|Publication number||US4972342 A|
|Application number||US 07/254,985|
|Publication date||Nov 20, 1990|
|Filing date||Oct 7, 1988|
|Priority date||Oct 7, 1988|
|Also published as||CA1321653C, EP0363174A2, EP0363174A3|
|Publication number||07254985, 254985, US 4972342 A, US 4972342A, US-A-4972342, US4972342 A, US4972342A|
|Inventors||Gordon T. Davis, Baiju D. Mandalia|
|Original Assignee||International Business Machines Corporation|
|Export Citation||BiBTeX, EndNote, RefMan|
|Patent Citations (11), Referenced by (12), Classifications (17), Legal Events (7)|
|External Links: USPTO, USPTO Assignment, Espacenet|
Background of Invention.....
Related Patent Applications...
Field of Invention........
Summary of Invention.........
Brief Description of Drawings.....
Description of Preferred Embodiment..
Overall Processor Architecture....
Header Processing Unit.......
The BBD Instruction Circuit....
Patent application Ser. No. 254,986 by B. D. Mandalia et al, filed at the same time as the present application, discloses a processor that provides structures and instructions dedicated for efficient processing of header and frame information parameters in all levels of todays layered protocols; e.g. parameters characteristic of Open Systems Interconnection (OSI) protocols. Certain aspects of the disclosure of the application apply presently and are incorporated herein by this and subsequent references.
The field of invention is computer architecture with emphasis to branch processing. Microprocessor technology for real time programming environments is considered an environmental basis for this architecture.
Priority branching methods have been used for interrupt mechanisms. U.S. Pat. No. 4,636,944, 4,315,314 and 4,573,118 disclose such usage, and indicate recognition of the importance of using priority branching to reduce processing time for scanning and polling interrupt requests. However, these do not address key issues of process branching for which the present invention has been devised.
Where the art provides for priority branching only on fixed parameters such as interrupt bits, the present invention provides for branching on variable branch condition or status parameters selectable by program instructions.
Where the art provides for priority branching only in a fixed priority ordering of active parameters, the present invention provides for varied priority ordering which the user can set by programming.
Where the art provides a fixed relation between branch condition parameters and associated target addresses of instructions to be branched to, the present invention provides for user-variable associations between branch condition parameters and addresses of target instructions (also referred to hereafter as branch addresses).
The present invention provides a mechanism for executing priority branch on bit detection (BBD) operations, in response to a newly defined BBD instruction. In such operations, a set of status bits representing branch condition parameters is evaluated to ascertain which currently represent active conditions requiring branch program action, and of the latter which should be given priority. The output of this mechanism is a branch address representing the starting instruction of a branch program segment associated with the selected status bit.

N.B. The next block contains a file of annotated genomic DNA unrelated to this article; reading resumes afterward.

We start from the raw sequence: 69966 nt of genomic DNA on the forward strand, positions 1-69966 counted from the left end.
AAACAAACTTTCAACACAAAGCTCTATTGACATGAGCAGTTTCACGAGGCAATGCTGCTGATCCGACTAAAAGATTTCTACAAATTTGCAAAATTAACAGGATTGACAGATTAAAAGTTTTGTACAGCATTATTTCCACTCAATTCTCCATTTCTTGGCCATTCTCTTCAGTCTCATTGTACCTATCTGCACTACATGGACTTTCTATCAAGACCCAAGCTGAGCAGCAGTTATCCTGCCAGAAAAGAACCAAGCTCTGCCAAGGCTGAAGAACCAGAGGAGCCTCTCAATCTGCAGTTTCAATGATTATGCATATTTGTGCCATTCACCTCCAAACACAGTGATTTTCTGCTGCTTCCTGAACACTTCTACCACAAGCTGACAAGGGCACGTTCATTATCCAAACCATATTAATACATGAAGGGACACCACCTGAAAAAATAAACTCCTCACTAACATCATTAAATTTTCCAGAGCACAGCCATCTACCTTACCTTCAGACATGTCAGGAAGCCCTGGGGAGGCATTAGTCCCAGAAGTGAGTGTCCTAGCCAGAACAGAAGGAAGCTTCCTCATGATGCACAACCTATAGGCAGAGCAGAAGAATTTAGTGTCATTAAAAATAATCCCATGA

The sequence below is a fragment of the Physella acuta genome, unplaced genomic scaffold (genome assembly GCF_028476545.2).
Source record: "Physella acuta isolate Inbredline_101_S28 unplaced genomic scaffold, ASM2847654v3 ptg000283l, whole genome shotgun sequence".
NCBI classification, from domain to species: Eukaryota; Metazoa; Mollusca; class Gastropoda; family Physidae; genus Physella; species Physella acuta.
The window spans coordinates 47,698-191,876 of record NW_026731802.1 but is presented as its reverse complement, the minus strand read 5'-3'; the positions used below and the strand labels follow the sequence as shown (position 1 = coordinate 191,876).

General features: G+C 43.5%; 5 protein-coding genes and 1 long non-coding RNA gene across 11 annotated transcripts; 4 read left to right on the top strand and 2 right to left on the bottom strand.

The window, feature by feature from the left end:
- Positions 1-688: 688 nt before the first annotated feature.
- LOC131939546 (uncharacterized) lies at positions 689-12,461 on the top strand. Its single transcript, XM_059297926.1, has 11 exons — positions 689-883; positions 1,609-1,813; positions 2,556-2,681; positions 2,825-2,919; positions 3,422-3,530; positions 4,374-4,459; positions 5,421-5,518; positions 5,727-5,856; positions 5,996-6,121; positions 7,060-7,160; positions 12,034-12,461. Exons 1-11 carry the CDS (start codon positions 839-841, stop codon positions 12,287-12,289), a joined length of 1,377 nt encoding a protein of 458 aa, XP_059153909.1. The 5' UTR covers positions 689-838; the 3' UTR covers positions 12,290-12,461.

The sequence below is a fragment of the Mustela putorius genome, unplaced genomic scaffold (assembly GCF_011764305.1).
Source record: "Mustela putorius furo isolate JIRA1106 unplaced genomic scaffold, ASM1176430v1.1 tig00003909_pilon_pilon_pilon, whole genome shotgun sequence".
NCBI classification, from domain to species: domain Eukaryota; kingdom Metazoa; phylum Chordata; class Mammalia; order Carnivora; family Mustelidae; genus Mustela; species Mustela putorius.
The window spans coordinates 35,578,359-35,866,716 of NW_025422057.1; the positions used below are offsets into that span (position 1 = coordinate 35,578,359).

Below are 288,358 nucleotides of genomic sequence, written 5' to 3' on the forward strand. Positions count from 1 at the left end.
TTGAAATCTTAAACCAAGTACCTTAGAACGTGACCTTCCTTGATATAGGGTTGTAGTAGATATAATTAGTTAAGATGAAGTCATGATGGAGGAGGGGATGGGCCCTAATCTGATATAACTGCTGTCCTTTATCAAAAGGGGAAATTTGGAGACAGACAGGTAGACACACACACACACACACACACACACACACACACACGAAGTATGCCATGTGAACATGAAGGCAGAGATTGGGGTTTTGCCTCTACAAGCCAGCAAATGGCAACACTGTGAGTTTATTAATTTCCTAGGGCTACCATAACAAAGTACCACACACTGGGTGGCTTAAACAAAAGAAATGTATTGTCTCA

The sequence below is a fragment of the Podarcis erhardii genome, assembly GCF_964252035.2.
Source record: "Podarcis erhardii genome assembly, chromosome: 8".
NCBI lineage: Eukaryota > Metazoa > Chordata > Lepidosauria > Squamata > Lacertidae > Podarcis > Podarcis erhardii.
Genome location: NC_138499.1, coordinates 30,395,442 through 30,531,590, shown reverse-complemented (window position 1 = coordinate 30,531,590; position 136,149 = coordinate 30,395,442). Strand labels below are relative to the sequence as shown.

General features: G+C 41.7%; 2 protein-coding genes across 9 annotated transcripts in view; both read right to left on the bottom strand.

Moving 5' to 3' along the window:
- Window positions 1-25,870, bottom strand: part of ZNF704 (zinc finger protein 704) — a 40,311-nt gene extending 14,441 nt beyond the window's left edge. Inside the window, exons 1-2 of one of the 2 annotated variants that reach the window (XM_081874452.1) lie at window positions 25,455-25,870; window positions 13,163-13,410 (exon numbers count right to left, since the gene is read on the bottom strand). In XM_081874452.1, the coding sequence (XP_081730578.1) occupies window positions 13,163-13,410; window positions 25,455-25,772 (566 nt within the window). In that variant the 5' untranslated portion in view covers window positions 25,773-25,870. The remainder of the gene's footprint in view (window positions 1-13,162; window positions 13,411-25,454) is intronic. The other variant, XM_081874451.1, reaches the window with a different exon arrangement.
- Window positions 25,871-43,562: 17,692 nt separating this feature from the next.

Features of the priority selection process and associated circuitry embodied in the present invention are their accessibility to user program variation. Registers determining relative priorities of the status bits are dynamically loadable, under user program control, with different patterns of priority selection codes, and registers presenting the status bits to be evaluated are also loadable under program control. Thus, a single BBD circuit unit may be shared dynamically by multiple sets of status functions. Furthermore, as conditions vary in relation to a given set of status bits currently presented for evaluation, or as different sets of status bits are presented for evaluation, contents of the registers determining priority ordering can be suitably varied.
Another feature hereof is that branch addresses which are selectable as the ultimate output of such BBD circuitry are stored in a stack of registers which are also accessible to dynamic change by user programs. Thus, as conditions associated with a given set of status bits change, or as a new set of status bits is presented for evaluation, a suitable associated set of branch target addresses can be loaded.
A feature of one disclosed embodiment is that the registers for holding branch addresses and priority selection information may be extended in capacity to hold plural sets of respective parameters associatable with plural sets of status bit functions. Thus, the frequency of register loading operations required to adapt to different conditions can be reduced.
Another feature of a presently disclosed embodiment of the invention is that it reduces the normally complex series of operations associated with priority branching to a simple operation executable in a single clock cycle (machine cycle) of the system in which it is used.
Another feature is that registers holding priority determining functions and address information are arranged for access in direct one-to-one correspondence with individual status bits, so that the number of registers needed is considerably less than would be required if the status bits were to be used in combination to address registers in a table lookup mode.